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Capitals vs. Red Wings Recap: Beagle Goal Lifts Washington

Jay Beagle scored—again. The Caps won—again.

NHL: Detroit Red Wings at Washington Capitals Geoff Burke-USA TODAY Sports

For 54 minutes, the game was scoreless. The Caps lost three forwards to injury in the first, didn’t generate much on a 5-minute power play and weren’t able to get into a rhythm offensively at 5-on-5. The Red Wings were stymied speed-wise but able to occasionally get a nice chance on Braden Holtby.

Then, there was a loose puck in front of Jimmy Howard, Jay Beagle dropped to one knee and got his stick on the puck, and the Caps emerged with two points.

Here's Friday night's Plus/Minus:

  • Plus: Braden Holtby. He made at least three saves on the doorstep with his right pad (including a marvelous one in the final minute on Gustav Nyquist, after Detroit had pulled Howard), and made several other great saves to keep the game tied.
  • Minus: Andre Burakovsky’s luck. He hit the inside of the right post on the first shift of the game, got another good opportunity from the slot on the power play, then left the game before the first was out. That’s 31 shots on net and counting without a goal.

And now, this...

Ten more notes on the game:

  • T.J. Oshie left the game in the first. He hit Riley Sheahan in open ice and, unfortunately for Oshie, every action has an equal and opposite reaction. Oshie skated doubled over to the bench and headed to the locker room not long after.
  • The Caps were afforded a great chance to take control of the game in the first on a five-minute power play (drawn by Tom Wilson, who was hit in the numbers by Danny DeKeyser). The Capitals did get a couple of good chances (from Alex Ovechkin and Burakovsky) but Detroit otherwise did a good job blocking or deflecting shots away.
  • Wilson left the game after the hit but returned shortly after. Lars Eller and Burakovsky, though, also left and did not return. Eller (who played only 45 seconds) and Oshie were shortly ruled out for the game, while Burakovsky was ruled doubtful to return (and did not).
  • At the other end of the rink, Holtby’s workload increased as the game went along and he was up to the task. With about four minutes to go in the first, he made a sparkling pad save on Tomas Tatar on a 2-on-1. He made another save on a redirect on the doorstep on a Red Wings power play in the second. And he made a great desperation save on Nyquist in the final minute. He was in control—it was one of those games where it seemed like like he could have made 40 or 50 saves.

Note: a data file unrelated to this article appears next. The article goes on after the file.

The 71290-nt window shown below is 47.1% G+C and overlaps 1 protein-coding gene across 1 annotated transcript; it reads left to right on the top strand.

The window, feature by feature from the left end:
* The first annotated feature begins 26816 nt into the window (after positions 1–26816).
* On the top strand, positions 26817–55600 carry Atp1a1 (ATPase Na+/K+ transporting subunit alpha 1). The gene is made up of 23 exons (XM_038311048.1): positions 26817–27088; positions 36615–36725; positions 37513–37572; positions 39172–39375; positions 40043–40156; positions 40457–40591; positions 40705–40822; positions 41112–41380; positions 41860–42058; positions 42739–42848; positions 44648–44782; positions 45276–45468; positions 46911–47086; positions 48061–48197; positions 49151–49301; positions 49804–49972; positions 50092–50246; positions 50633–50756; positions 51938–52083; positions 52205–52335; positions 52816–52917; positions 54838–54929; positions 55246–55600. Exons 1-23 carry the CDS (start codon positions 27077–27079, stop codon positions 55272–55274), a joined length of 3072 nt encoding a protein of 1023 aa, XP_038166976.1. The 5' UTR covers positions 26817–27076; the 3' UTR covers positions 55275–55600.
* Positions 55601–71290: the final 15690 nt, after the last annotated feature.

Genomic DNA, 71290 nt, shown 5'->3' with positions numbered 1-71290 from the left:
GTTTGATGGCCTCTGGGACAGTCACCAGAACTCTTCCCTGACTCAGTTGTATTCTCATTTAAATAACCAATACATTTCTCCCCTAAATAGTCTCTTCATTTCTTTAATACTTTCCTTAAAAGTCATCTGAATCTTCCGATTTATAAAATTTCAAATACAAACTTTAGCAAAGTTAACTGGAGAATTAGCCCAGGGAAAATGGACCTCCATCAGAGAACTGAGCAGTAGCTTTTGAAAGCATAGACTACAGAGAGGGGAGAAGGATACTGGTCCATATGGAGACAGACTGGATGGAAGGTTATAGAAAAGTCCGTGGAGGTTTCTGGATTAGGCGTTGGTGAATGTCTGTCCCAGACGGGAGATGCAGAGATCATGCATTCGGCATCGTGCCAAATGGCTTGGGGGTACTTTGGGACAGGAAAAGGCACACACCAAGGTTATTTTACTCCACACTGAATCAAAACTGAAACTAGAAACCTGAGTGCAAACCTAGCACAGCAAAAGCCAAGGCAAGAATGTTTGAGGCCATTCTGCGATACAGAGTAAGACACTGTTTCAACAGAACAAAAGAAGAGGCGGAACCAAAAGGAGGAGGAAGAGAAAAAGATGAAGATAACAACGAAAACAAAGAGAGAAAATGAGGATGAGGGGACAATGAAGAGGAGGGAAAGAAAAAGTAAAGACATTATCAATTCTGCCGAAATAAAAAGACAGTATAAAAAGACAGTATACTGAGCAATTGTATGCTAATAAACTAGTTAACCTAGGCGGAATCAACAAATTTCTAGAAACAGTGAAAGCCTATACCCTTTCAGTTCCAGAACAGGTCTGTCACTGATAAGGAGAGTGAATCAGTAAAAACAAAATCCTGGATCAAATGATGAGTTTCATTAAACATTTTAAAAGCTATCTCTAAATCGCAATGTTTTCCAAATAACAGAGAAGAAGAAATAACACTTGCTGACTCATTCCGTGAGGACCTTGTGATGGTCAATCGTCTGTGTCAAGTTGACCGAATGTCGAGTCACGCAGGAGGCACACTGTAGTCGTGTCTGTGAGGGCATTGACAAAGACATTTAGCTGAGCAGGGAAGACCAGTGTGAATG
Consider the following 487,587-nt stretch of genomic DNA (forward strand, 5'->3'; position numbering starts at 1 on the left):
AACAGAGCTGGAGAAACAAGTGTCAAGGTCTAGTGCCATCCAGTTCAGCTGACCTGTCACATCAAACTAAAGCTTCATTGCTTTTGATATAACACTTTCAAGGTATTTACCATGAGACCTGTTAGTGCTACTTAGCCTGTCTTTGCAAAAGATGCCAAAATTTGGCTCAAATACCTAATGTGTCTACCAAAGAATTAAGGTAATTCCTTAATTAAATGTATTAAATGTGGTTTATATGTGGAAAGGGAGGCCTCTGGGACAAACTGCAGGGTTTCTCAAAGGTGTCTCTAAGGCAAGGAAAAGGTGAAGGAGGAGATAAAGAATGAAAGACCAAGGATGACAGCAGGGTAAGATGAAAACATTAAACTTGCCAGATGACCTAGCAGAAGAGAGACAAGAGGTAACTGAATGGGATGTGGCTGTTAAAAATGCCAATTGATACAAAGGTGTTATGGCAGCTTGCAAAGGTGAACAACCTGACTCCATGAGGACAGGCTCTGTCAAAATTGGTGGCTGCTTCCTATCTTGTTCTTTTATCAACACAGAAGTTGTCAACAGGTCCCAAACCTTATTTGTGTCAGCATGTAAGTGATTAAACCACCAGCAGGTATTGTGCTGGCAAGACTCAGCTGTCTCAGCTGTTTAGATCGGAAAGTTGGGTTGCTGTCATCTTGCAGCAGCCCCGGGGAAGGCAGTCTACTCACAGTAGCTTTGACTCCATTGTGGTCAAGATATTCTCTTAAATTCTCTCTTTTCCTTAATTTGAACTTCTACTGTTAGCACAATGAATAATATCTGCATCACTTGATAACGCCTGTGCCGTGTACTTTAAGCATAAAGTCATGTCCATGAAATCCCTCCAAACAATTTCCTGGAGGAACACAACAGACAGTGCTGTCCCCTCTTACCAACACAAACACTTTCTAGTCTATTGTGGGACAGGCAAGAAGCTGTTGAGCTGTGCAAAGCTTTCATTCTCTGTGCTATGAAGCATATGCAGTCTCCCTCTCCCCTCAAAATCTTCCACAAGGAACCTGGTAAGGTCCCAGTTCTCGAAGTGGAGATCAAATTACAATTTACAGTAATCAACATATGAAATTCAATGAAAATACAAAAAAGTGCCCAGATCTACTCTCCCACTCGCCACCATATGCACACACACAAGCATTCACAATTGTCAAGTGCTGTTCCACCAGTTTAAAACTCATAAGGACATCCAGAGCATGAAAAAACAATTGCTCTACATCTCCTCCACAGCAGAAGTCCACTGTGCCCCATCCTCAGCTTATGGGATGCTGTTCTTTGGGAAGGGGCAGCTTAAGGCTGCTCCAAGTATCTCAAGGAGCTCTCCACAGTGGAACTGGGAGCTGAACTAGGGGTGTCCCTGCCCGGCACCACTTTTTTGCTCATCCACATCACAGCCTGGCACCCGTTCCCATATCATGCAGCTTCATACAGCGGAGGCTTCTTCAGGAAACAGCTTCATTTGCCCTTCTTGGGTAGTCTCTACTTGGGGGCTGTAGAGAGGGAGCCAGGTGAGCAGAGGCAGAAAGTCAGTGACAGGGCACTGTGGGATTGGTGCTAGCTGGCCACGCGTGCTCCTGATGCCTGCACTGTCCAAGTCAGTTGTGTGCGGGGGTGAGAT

• As it happened, he only had to make 25. Matt Niskanen and Karl Alzner were solid (again) in front of him. The defensive zone coverage from the other four could have been a little better at 5-on-5, but it was still fine. John Carlson did make some careless turnovers in the third (including one in the slot to Nyquist), though.
  • The second period started inconspicuously, although the Caps had the better of play. Brett Connolly took Oshie’s spot with Ovechkin and Evgeny Kuznetsov and had a team-best +7 shot attempt differential.
  • With three top-nine forwards out, Justin Williams, Nicklas Backstrom, and Jay Beagle (!) all played more than 20 minutes. Beagle played over five minutes shorthanded in this game. Linemate Tom Wilson also added solid play away from the puck.
  • Alex Ovechkin had a nice opportunity to score the game’s first goal—after a nice zone entry, he received a cross-ice pass from Marcus Johansson—but it looked like Jonathan Ericsson disrupted the shot slightly and Ovechkin didn’t get a clean shot off.
  • Beagle finally broke the scoreless tie with under six minutes to play. Zach Sanford and Wilson won the puck in the corner. The puck came back to the point, and Dmitry Orlov fired it on net past four players. The shot hit Howard’s left pad and bounced back out, and Beagle fired it in on his forehand for his fourth goal.
  • Justin Williams almost added the Caps’ second moments later, but the puck stayed out as he tried to jam it in at the post. No matter, though—after Holtby robbed Nyquist, Detroit took a penalty, and didn’t manage to get another good chance.

The Capitals were fortunate to win this game—they lost three top-nine forwards, misfired on both their power plays, only scored one goal, and gave up some really good scoring chances.

But (regulation and overtime) wins all count the same in the standings, and the Caps are now only two points back of New York for first in the Metropolitan Division with a game in hand (although NYR holds the tiebreaker).

On to host Columbus Sunday afternoon.

Game highlights: